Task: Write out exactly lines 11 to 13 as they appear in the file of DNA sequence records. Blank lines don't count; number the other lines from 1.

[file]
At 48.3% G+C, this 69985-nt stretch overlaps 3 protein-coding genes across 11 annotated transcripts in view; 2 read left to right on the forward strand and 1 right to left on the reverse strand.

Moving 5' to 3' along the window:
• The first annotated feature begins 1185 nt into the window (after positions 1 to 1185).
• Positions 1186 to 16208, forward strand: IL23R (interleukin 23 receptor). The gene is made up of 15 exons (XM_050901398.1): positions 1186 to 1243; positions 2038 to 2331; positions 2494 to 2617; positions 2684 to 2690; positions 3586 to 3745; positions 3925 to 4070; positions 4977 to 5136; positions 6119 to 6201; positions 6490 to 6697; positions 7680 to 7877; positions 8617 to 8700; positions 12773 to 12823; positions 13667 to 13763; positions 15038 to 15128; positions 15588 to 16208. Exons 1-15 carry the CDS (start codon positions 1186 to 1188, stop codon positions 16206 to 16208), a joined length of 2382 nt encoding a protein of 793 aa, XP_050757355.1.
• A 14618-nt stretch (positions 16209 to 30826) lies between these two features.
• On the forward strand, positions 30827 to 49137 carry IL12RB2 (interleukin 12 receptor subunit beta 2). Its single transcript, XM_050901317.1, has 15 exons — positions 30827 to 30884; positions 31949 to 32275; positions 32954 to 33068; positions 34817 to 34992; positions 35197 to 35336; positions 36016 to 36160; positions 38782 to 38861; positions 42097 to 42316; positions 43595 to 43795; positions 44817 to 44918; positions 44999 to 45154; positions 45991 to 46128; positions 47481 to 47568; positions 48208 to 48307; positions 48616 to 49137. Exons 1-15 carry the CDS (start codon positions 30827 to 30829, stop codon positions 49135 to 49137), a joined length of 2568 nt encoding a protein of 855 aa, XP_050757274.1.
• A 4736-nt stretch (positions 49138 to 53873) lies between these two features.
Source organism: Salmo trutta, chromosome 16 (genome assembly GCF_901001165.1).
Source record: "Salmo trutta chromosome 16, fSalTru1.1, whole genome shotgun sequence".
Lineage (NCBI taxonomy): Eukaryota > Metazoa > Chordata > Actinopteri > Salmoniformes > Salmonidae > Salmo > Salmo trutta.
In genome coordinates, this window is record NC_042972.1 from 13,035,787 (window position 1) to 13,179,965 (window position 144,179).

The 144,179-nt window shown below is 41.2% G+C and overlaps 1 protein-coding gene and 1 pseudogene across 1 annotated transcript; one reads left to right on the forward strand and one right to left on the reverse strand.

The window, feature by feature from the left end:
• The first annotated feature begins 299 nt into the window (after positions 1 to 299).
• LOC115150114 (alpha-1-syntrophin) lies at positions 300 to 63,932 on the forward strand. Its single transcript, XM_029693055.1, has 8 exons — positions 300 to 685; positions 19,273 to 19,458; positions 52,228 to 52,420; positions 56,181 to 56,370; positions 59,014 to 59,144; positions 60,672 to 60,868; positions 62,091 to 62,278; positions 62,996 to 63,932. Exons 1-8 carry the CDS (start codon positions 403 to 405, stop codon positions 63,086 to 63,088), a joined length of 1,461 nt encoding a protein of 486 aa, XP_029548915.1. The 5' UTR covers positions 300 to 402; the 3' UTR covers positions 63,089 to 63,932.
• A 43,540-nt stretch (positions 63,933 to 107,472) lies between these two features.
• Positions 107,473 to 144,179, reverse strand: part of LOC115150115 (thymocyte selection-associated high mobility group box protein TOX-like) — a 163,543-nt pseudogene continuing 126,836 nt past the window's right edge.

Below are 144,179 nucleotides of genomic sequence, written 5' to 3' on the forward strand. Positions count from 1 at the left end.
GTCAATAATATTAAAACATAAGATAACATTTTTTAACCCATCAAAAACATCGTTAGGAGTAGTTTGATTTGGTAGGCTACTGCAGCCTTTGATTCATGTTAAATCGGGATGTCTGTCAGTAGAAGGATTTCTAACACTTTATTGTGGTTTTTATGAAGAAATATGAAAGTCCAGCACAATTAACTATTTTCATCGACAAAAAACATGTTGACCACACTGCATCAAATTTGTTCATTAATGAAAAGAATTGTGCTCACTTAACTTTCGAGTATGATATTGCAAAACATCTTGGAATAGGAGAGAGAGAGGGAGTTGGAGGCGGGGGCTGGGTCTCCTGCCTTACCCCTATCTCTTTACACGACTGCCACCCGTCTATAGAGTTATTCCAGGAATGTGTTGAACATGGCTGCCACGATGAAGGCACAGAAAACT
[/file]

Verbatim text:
In genome coordinates, this window is record NC_042972.1 from 13,035,787 (window position 1) to 13,179,965 (window position 144,179).

The 144,179-nt window shown below is 41.2% G+C and overlaps 1 protein-coding gene and 1 pseudogene across 1 annotated transcript; one reads left to right on the forward strand and one right to left on the reverse strand.

The window, feature by feature from the left end: